(Jenny Starrs/The Washington Post)

On his way out of Congress, Rep. Jason Chaffetz gave many District residents another reason to gripe Tuesday when he called for members of Congress to receive a housing stipend of up to $30,000 a year.

Chaffetz (R-Utah), who chaired the committee that has oversight of the nation’s capital, said federal lawmakers have trouble stretching their $174,000 salaries to cover housing in Washington, which he called “one of the most expensive places in the world,” and homes in their congressional districts.

Rep. Jason Chaffetz (R-Utah). (Rick Bowmer/Associated Press)

“I really do believe Congress would be much better served if there was a housing allowance for members of Congress,” Chaffetz told The Hill, which first reported his stipend proposal. “In today’s climate, nobody’s going to suggest or vote for a pay raise. But you shouldn’t have to be among the wealthiest of Americans to serve properly in Congress.”

The idea lit up Twitter as people who think members of Congress are paid plenty, thank you very much, recalled Chaffetz’s comment earlier this year that low-income people could afford their own health care if they would scale back spending on things such as “that new iPhone they just love.”

“Chaffetz makes $175K/yr, wants extra $2500 for housing stipend. But others need to evaluate if they can afford the luxury of an iPhone? Ok!” tweeted Adam Best of Austin.


As chairman of the House Oversight and Government Reform Committee, Chaffetz, who is retiring this week, tried to reverse the District’s assisted-suicide law, opposed its legalization of marijuana, and suggested lopping off part of D.C. and folding it into Maryland. He also pushed to relocate federal agencies outside the District.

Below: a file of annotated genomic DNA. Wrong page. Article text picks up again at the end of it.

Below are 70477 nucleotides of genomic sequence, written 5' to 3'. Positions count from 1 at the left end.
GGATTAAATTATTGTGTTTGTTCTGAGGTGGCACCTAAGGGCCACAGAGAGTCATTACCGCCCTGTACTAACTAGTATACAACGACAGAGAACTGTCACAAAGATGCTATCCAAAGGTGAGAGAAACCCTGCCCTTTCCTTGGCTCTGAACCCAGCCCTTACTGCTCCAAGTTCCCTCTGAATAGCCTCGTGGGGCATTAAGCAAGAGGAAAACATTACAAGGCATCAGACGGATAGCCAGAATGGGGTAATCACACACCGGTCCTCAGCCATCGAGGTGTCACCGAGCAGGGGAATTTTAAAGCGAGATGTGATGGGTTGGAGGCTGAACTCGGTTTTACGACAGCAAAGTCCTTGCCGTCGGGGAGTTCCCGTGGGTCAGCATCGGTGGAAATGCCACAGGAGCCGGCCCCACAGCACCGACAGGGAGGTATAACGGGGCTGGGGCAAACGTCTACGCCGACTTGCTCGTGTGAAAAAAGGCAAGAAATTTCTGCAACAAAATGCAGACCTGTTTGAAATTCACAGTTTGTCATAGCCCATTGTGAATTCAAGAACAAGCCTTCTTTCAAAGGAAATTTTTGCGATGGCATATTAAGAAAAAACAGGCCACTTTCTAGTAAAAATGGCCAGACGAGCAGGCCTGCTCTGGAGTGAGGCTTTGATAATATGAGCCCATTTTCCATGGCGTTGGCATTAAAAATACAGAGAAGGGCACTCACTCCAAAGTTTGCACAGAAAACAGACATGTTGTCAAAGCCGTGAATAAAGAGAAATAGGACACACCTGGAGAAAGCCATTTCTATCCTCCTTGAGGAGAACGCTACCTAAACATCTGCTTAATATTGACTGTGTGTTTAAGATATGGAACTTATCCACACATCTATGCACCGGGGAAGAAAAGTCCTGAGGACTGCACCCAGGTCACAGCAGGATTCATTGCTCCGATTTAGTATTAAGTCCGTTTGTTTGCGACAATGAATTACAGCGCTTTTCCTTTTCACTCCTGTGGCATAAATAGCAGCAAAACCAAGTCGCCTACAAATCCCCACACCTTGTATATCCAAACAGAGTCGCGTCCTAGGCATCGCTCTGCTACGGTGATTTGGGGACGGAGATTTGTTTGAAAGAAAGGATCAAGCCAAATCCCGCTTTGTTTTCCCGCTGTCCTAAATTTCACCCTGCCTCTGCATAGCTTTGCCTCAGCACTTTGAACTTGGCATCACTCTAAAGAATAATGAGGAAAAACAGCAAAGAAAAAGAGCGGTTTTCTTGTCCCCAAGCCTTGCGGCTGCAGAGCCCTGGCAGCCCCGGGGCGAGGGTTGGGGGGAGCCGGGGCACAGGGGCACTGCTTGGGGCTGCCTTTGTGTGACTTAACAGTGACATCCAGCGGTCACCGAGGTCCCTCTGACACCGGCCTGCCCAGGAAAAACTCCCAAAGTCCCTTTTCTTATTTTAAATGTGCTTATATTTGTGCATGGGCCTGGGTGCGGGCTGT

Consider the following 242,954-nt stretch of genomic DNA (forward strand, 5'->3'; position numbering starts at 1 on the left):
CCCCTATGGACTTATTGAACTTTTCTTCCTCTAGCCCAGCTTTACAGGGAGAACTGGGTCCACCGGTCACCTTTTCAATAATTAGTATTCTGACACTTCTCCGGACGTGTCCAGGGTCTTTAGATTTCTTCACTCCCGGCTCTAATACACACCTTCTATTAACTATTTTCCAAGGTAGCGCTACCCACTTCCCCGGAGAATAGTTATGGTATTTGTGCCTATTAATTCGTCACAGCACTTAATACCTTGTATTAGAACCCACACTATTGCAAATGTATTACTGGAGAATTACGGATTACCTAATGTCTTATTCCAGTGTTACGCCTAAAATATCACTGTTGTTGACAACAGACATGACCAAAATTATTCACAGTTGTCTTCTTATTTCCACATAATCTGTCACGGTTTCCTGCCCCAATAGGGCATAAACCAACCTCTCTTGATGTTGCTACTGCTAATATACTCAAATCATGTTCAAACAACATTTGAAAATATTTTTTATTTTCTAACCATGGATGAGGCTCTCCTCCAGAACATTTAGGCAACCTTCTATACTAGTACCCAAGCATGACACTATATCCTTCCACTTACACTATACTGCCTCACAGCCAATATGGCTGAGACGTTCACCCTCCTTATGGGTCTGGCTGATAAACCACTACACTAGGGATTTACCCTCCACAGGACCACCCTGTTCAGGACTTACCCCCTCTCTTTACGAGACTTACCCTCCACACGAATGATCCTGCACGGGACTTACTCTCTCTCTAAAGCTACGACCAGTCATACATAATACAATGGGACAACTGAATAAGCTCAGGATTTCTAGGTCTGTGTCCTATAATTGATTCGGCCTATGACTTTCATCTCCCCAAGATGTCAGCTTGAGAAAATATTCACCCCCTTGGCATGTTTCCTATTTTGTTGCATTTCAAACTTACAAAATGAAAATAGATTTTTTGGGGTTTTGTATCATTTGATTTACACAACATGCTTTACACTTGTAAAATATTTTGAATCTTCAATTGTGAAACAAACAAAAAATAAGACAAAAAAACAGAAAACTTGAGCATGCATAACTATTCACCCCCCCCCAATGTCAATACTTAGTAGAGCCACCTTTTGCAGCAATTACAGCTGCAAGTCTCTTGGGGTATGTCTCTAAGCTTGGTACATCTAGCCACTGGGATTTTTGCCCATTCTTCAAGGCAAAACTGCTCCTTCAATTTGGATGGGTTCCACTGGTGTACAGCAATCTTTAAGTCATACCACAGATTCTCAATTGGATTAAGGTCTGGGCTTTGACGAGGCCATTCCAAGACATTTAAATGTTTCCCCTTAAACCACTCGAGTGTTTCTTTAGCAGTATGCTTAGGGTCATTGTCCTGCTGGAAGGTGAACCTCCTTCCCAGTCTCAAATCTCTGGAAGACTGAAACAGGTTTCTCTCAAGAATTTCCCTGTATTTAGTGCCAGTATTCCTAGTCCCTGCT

Some city leaders were irked by Chaffetz’s habit of sleeping on a cot in his Capitol Hill office while in Washington, saying that the choice left him few opportunities to get to know the city and the wishes of its citizens.

Chaffetz has plenty of evidence for his claim that D.C. housing is often unaffordable. Nearly 1 in 5 homes sold in the first 10 months of 2015 went for more than $1 million. A person needs to make $119,000 to rent a two-bedroom apartment in the city, according to a recent study, and entire neighborhoods have shifted from gritty to grand over the past two decades as gentrification has swept through.

A Roll Call reporter pointed out that months before he left Congress in 2014, Rep. James P. Moran, a Democrat who represented Northern Virginia for more than two decades, also called for housing subsidies for struggling lawmakers.

His proposal would have applied to any lawmaker living at least 50 miles from the nation’s capital and would have amounted to $25 per day that Congress is in session, or about $2,800 a year.

Cheryl Cort, policy director for the Coalition for Smarter Growth, said Chaffetz’s suggestion is an important reminder that it is tough even for well-paid workers to live in Washington, let alone those who make a fraction of what a federal lawmaker earns.

“D.C. housing prices are not only unaffordable for very low-income people,” she said. “This is creeping up the income ladder, so middle-income people are also struggling to find housing they can afford in the city.”